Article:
2 of 2 thought this review was well written
Mikaela Davis is a singer-songwriter/harpist who is gradually making her way through the ranks of independent music. Over the past two years she has released two singles, a full length album and an EP as well as taken her act on tour multiple times. Her most recent release, “Fortune Teller”, is both eclectic and immersing; in six tracks it touches upon dream pop, jazz, indie rock and singer-songwriter genres without anything feeling noticeably different. She even draws influence from Sufijan Stevens, Elliott Smith and George Harrison. While her stacked lineup of notable influences is apparent in her music the creative aspects she portrays in these recordings manages to remain unique.
In an avenue of music that is oversaturated with alternative rock bands, acoustic acts and indie piano jazz singers the use of a harp as the primary instrument throughout the album is a breath of fresh air. The harp offers chord variety and a sense of fluidity that cannot be found in other acts. The voicing of the instrument create an extremely unique atmosphere that blend into the music in a calming sort of way that supports the overall feel of the music. Davis’s voice is also exceptional. She sings with a somber tone for the most part and while she doesn’t belt out any notes she does a great job of blending in with the music. At times her tone can grow to be stale however and she has a tendency of enunciating words in strange/annoying ways although these moments are not lasting.
Along with Davis, two other band mates share the stage in accompaniment, one being a drummer and the other a guitarist though both are multi instrumentalists. The drum work throughout the album ranges from pop rock patterning to subtle builds and fills in lighter tracks. At times the rhythmic direction enters a jazz oriented feel and other times soft subtle pronunciations lay back and carry along with the music. Overall the drums are very musically played and add a unique dimension to the already niche EP.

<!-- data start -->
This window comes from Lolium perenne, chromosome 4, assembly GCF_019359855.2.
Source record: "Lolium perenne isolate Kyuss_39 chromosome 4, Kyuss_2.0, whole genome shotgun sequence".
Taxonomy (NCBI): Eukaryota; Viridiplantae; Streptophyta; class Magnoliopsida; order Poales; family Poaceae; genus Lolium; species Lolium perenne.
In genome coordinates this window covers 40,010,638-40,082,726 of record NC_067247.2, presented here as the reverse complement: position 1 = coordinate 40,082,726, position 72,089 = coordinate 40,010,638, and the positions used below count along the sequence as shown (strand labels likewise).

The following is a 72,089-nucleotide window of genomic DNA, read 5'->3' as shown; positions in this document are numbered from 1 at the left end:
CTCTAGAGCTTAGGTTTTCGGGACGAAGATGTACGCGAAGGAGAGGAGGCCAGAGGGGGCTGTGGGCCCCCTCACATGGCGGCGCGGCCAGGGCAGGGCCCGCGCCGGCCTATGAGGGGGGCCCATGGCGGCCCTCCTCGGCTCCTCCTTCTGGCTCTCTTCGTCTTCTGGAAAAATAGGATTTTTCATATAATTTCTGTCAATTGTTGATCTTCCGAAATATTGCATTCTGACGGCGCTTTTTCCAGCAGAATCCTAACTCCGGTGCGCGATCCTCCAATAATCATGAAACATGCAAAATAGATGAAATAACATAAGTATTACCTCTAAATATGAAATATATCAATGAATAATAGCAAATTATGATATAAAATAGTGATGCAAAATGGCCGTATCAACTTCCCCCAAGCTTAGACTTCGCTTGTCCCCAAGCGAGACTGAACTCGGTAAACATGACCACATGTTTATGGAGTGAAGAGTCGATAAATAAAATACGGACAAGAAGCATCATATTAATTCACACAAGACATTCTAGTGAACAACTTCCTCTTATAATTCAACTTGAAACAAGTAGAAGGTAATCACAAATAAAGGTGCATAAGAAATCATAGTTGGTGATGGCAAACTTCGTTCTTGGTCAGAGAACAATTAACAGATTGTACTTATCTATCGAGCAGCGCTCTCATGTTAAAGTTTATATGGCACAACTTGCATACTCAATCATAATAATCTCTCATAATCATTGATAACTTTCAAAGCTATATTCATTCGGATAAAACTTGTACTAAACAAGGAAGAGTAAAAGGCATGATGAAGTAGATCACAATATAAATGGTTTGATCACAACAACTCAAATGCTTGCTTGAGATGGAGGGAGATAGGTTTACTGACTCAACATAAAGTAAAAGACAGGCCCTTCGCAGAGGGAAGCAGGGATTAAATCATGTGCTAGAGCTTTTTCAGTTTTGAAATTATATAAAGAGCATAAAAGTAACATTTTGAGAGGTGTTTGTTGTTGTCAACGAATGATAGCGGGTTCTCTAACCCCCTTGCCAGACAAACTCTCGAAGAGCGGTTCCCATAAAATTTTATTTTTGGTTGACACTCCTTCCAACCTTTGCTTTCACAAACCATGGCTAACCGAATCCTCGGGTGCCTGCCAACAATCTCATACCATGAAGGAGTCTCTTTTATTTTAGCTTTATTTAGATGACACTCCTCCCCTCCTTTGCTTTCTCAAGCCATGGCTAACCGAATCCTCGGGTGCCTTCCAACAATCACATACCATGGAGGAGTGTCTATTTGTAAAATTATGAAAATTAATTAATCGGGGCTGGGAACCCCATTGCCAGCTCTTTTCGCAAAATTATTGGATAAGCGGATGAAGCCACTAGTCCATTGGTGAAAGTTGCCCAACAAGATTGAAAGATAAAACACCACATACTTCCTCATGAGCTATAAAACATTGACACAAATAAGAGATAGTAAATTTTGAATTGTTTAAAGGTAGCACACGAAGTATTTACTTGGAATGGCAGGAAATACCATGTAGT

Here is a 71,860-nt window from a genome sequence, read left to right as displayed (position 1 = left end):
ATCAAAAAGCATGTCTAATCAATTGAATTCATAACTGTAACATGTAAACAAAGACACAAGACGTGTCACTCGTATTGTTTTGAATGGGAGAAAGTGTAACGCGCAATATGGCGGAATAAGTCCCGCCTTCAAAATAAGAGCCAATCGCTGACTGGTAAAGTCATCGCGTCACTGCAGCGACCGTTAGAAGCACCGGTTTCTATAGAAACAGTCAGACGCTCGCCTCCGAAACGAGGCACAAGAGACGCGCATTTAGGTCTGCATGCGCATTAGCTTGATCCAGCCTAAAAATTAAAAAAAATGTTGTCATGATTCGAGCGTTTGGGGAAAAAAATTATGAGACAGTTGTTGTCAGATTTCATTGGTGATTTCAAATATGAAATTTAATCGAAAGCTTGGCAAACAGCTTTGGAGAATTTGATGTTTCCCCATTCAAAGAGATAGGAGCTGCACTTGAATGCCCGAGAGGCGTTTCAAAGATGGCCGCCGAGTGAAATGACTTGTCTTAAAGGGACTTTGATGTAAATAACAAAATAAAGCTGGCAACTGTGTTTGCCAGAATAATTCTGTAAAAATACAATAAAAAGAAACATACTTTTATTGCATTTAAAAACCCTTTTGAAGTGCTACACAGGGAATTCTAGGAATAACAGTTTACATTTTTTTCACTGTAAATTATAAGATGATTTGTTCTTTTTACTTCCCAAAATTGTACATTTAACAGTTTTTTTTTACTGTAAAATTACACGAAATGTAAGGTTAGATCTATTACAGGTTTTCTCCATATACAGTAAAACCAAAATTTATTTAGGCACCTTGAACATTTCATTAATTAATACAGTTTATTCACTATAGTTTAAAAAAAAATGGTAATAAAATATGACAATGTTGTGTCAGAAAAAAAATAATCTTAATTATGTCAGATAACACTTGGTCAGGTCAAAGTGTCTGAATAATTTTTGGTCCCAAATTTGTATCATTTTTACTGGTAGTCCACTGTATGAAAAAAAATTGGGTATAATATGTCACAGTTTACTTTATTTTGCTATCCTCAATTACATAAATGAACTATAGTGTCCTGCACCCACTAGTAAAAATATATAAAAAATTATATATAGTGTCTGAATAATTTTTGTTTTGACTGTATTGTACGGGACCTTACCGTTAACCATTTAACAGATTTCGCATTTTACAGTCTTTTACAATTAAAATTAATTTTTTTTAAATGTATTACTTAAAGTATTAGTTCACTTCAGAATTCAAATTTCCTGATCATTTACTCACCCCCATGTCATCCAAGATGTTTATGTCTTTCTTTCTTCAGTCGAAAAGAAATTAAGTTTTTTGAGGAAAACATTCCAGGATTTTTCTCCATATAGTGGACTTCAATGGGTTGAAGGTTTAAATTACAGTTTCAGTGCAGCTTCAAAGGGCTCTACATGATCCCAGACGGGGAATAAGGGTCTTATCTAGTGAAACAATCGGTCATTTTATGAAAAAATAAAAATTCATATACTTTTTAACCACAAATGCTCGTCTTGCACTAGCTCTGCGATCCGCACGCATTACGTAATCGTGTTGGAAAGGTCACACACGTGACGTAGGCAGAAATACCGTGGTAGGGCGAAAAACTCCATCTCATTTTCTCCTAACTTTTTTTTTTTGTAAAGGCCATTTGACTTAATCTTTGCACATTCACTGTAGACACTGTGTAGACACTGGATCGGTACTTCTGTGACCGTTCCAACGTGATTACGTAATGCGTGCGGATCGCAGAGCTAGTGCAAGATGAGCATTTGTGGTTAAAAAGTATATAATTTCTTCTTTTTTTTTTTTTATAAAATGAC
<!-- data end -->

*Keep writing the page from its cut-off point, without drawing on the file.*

The guitar work brings a borderline jazz feel to it. While guitar is not present throughout the entire effort when it is it either adds or detracts to the music. Sometimes the guitar parts make the music come across slightly more energetic than it actually is or it buries the beautiful tones of the harp. At these moments the guitar should be laying a foundation rather than leading and this is where parts of the EP go wrong. The synthesizer is equally guilty of this. At times pad synths and leads come out of absolutely nowhere and tend to grate on the ears while at other times they take the music to an entirely separate level of beauty.
Overall the “Fortune Teller” EP is a great release from a newly budding act. Mikaela Davis and her accompanists have laid a phenomenal foundation for an act that has exceptional potential. The group’s songwriting is interesting but has plenty of room to grow while the performances are top notch. The arrangement of the instrumentation and the sometimes odd vocal delivery are the few detractors of the EP though in these issues can more than likely be attributed to experimentation. Mikaela Davis has found an identity and is doing an excellent job developing it. The group and the music simply need to grow with it.